2010: CIA ramps way up
Each winter brings hope that next year's crop of talented rookies, matched with maturing veterans, will turn around a baseball franchise. So it might be said of the CIA’s campaign against Islamic extremists across a wide swath of the Middle East, Africa and South Asia.
In 2010, late into its second decade fighting Islamic extremists, the CIA has far more personnel on the battlefield than at any time since the Vietnam War, when 300 pilots alone were supplying a CIA-led force of 40,000 tribesman in Laos.
“Many times more” CIA personnel have been deployed to Afghanistan than the 200 or so who were on the ground in Laos by the early 1970s, said one close CIA observer, voicing the estimate of others.
The agency has raised its own, 3,000-strong Afghan paramilitary force to conduct raids in Pakistan in search of Taliban and al-Qaeda leaders. It is also credited with doubling the number of Predator drone strikes in Pakistan in 2010, to about 115 (although a knowledgeable source says many of the missile attacks have been actually carried out by the U.S. Air Force’s far more powerful Reaper drones).
And of course it has its hands full working with -- as well as against -- Afghanistan’s security agencies and Pakistan’s Inter-Services Intelligence agency, parts of which are aiding the Taliban.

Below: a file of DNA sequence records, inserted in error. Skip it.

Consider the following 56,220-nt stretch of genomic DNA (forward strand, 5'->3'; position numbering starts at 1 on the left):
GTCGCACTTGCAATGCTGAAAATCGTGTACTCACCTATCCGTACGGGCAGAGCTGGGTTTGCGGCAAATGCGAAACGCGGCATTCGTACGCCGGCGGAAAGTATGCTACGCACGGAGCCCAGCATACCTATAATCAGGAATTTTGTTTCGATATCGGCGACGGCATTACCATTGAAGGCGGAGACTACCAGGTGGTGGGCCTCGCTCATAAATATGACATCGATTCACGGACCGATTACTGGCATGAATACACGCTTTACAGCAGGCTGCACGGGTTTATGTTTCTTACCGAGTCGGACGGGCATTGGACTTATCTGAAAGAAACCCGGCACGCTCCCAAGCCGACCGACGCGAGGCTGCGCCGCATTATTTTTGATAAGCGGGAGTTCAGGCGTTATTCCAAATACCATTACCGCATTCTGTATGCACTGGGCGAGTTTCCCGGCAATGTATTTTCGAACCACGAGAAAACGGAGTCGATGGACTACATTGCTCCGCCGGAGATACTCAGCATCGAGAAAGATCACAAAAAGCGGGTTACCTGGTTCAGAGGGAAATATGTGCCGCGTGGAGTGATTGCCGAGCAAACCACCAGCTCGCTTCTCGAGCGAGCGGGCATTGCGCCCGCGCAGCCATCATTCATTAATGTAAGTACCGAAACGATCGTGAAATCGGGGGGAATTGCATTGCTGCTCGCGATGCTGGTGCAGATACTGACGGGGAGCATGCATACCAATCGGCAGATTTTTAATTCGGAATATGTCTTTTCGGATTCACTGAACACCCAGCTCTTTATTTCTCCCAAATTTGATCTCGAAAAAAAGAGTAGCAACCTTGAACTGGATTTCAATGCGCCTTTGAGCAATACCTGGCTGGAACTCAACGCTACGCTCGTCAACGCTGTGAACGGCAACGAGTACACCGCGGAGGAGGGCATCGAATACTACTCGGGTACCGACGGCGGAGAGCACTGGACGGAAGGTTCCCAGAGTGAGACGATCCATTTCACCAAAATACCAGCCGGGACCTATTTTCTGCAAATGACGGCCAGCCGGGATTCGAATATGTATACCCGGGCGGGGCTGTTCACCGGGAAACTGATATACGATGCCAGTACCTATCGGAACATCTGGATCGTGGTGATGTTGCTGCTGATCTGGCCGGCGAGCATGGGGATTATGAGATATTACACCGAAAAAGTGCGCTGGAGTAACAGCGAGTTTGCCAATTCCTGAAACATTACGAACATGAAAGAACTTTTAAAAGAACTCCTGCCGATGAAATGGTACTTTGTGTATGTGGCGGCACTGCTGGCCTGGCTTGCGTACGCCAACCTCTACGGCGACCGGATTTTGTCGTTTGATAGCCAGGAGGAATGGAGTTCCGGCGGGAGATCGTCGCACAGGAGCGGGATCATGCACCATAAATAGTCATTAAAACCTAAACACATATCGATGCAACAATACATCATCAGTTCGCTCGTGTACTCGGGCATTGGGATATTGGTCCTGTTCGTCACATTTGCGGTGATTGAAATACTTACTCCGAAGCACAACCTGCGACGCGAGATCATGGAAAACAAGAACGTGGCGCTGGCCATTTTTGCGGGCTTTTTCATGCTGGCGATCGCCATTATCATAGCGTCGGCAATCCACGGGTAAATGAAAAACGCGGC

The agency is doing all this with a talent bank, some agency veterans say, that has not yet fully recovered from budget cuts in human intelligence programs in the 1990s.
Too many erstwhile desk-bound analysts and staff intelligence officers, some agency veterans say, have been dispatched into the field from Washington with inadequate preparation to manage difficult operations in a very complex part of the world.
A former intelligence officer who went into Afghanistan shortly after the Sept. 11, 2001, attacks and has returned many times since pointed to the calamity in Khost, a year ago this week, where agency managers failed to stop an inexperienced base chief from inviting a source onto a base. That source turned out to be a double agent wired with a suicide vest. Seven Americans were killed.
Khost is not an anomaly, he said. “She was not the only unqualified person leading [a team] in a difficult, dangerous place.”
“The overall problem is as follows,” says Mark Lowenthal, a senior former CIA intelligence official. “The [intelligence community] lost the equivalent of 23,000 positions in the 1990s due to the ‘peace dividend,’ which hit the IC far harder than Defense. Then we had the post-9/11 ramp up. Put those two demographics together -- veterans departing, no fill-in behind them for years followed by an influx of new people -- and we have, arguably, the least experienced intell community since its formal inception in 1947 in both ops and analysis.”
The CIA takes strenuous issue with such views. “Any assertion that CIA officers working on counterterrorism issues are not qualified or experienced is flat wrong,” said Jennifer Youngblood, an agency spokesperson.
“CIA officers who came on board in the last decade arrived with significant outside experience and education,” she added. “They’ve brought fresh thinking and new expertise to bear in the fight against terrorism and many are already leaders in their own right.”